At the end of 1936 he was asked to resign his work as Radley College missioner, the work that lay for many years nearest to his heart, because it was felt that the time had come for a younger priest to take over the important work amongst the boys and young men of Wapping. At Easter, 1937, he decided, against his wish, to live outside the beloved parish. He accepted my invitation to live with us in the clergy-house in what The Church Times has described as “dead-end Haggerston”; but he retained until his death his licence as a curate at St. Peter’s, and continued to hear confessions there.

Perhaps—I use the word deliberately—this refusal of “all I ask” was unavoidable. Again, it was not, and is not, for me to judge. Perhaps, too, God was treating him according to his own words at Heyst-sur-Mer. I only know, and shall not soon be able to forget, that when I went to Victoria Station to see him off on a short holiday in the Holy Land before he came to us in Haggerston—Easter Sunday is not precisely a day of leisure for clergymen, but I felt that I could not allow him to leave London without a single friend to wish him God-speed—, [181/182] I looked at a priest whose heart was almost broken.


During the two years for which he was with us in E.2 we did our best to make him as happy as he could be outside Wapping; and in some measure, I think, we succeeded. He never failed to say his daily Mass; occasionally he would preach for me; on nearly every afternoon he would hurry down the stairs, slam the front-door, and rush off to some distant part of London to see one or other of his St. Peter’s “boys,” either in hospital or happy in his own home with wife and children. St. Augustine’s churchgoers grew to know and love him, in some measure as did those of Old Gravel Lane. But I knew, in common with his friends, that the old buoyant enthusiasm and impetuous joie-de-vivre were gone. At times I would find him sitting idly over his fire with the door open. “Aren’t you cold?” I would ask, “let me shut the door.” “No, dear one,” he would answer, “I like to hear Fox moving about the house, and Rab and Michael barking in the yard—I don’t feel quite so lonely then.”

But during the evenings he brightened up, and became something of his old self. For it was seldom that an evening passed without one or more—and sometimes a dozen—of his St. Peter’s “boys” coming to see him. They will never know, until they meet him in eternity, what their visits meant to him. He made tea for some of them, and insisted on washing and drying their cups after they had gone, in order to give no extra trouble to my housekeeper: [182/183] for others he had bottles of beer waiting. For all there were cakes, chocolate biscuits, and a selection of table-games. But only one of them came for what he could get, and he was the last of the probable many to impose on the old priest’s well-known inability to turn a deaf ear to the plausible tale of any young man. The rest made the not short journey from Wapping, Hammersmith, Becontree, and elsewhere, after a long day’s work, because they loved him nearly as much as he loved (and, I think, still loves) them.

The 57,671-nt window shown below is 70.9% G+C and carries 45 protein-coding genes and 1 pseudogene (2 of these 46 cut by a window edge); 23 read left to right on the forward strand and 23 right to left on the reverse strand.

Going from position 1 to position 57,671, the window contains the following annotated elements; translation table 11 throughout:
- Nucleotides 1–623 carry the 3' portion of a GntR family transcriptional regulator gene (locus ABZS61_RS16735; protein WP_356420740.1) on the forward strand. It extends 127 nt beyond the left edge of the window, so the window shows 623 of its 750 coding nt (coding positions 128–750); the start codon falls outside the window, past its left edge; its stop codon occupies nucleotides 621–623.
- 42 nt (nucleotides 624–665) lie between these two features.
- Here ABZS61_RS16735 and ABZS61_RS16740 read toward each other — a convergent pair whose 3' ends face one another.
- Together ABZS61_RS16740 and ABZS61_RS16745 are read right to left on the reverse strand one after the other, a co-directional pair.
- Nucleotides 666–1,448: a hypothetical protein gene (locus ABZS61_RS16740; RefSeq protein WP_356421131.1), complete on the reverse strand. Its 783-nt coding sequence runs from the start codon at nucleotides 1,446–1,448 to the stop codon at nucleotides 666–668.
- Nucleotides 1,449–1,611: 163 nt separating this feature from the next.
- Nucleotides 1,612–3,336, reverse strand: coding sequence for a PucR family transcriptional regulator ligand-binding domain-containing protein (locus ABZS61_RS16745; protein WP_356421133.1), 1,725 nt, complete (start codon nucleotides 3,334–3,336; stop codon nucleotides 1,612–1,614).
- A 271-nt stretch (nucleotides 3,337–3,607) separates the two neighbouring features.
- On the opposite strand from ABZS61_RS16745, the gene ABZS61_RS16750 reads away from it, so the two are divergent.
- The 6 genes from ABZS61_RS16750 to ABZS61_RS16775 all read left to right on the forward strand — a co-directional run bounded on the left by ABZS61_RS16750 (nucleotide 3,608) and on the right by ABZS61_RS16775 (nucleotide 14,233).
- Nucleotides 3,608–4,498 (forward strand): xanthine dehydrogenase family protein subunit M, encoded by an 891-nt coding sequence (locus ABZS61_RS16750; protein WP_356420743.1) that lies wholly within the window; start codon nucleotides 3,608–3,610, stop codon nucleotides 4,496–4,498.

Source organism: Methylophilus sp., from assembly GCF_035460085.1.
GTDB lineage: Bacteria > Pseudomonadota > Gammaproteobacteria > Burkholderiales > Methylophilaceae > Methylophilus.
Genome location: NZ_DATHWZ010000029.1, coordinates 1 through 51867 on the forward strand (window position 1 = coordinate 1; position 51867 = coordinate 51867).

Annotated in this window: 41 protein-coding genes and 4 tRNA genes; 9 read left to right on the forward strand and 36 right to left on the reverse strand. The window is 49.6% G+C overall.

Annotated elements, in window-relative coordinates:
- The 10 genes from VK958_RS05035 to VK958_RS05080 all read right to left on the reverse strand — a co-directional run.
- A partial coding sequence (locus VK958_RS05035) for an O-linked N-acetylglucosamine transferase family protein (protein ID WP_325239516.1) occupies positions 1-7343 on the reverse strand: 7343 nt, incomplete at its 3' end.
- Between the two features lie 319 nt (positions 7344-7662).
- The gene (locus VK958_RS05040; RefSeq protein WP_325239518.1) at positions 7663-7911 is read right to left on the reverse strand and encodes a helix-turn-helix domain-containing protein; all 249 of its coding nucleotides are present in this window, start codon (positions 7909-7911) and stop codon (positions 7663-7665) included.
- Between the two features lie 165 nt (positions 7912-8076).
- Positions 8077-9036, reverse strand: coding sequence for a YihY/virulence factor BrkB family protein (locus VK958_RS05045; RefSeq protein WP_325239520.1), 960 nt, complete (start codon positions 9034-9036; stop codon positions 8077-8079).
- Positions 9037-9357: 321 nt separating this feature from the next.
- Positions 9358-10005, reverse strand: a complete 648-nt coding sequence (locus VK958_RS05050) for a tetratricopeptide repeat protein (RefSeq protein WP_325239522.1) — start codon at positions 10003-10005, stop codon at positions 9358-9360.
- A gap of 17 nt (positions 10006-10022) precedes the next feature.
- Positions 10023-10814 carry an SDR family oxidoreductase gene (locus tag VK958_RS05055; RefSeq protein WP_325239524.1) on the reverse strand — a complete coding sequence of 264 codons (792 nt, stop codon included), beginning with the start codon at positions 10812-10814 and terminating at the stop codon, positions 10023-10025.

He was not seriously ill for more than a fortnight, though during this time he suffered acutely. When the ambulance came to take him to The London Hospital, he at first refused to be carried down the two flights of stairs. But when he reached the landing on the first floor he turned with a smile to the uniformed young man holding his arm, and said, “Yes! Carry me, dear one.”

After an operation it was obvious that the remaining days on earth of the devoted priest were few. “Send Fox to me,” he said to me one afternoon. Directly I reached my house I told the ex-soldier, who is my housekeeper, and who had been very kind to him, to go to the hospital at once. The nurse announced him as “Father Fox.” “Not yet, dear one,” said the dying priest; “you would have to travel some way before that became true, wouldn’t you?”

He died on the next morning; May 17th, the eve of Ascension Day, 1939.

[184] St. Peter’s Church was filled almost to overflowing on the night when some of his own “boys”carried his body into it for his last home-coming. After the choir had sung Vespers of the Dead, a sermon was preached.

Judges 18, 19. They said unto him, Go with us, and be to us a father and a priest.

Do you remember that figure which stood on Fr. Pollock’s mantel-piece, under the photograph of Fr. Wainright: the figure of a smiling old white-haired village-priest, clad in cassock, cotta, and white stole, his right hand raised in blessing?

One day a merchant of a neighbouring town travelled to the village to see its priest. On his return he was asked, “Well! What did you think of him? What are your impressions of the Curé of Ars?” The merchant answered, “I have seen God in a man.” So have you and I. For God is Love.

Forty-seven years have passed since Harold Arthur Pollock, a young layman, first walked along Old Gravel Lane. Forty-four years ago he was ordained priest to the church of St. Peter, London Docks; and the people of Wapping said to him, “Go with us, live amongst us and share our joys and sorrows, our pains and poverty: be to us a father and a priest, tell us about God, show us in yourself—in your manhood, by your wisdom, by your patience with us, in every department of your life—something of what God is like: give to us East Londoners some of the love of God.” Nearly forty-four years after, still by his wish an assistant-priest of St. Peter’s, London Docks, he said to me, “I think that I love even the lamp-posts in Old Gravel Lane.”

How he loved you! How he loves you still, and will always love you—for death is only an interlude in life, an incident between finite life here and infinite [184/185] life just on the other side! “Yes, dear one”; do you remember that that was always his answer, whatever it was that you asked him to do?

To-night, as you sit in his and your St. Peter’s, and his body is here for the last time, you are thinking of many things. You remember him preparing you for confirmation, first confession, and first communion. You recall the trust and confidence that he placed in you; especially, perhaps, in you who are still his “boys,” though you are grown to manhood. You remember, some of you, how you went to him when you were in trouble, told him things that you would have told to nobody else in the world; and he always understood. You are thinking about your wonderful camps with him at Bognor, about the old days in the C.L.B., about the countless happy evenings with him in the Radley Club and across the road high up in St. Gabriel’s House. You are thanking God for his never-failing sympathy, for his complete understanding-ness as he went with you through life, and was to you a father; (and it is not given to every one to understand us East Londoners).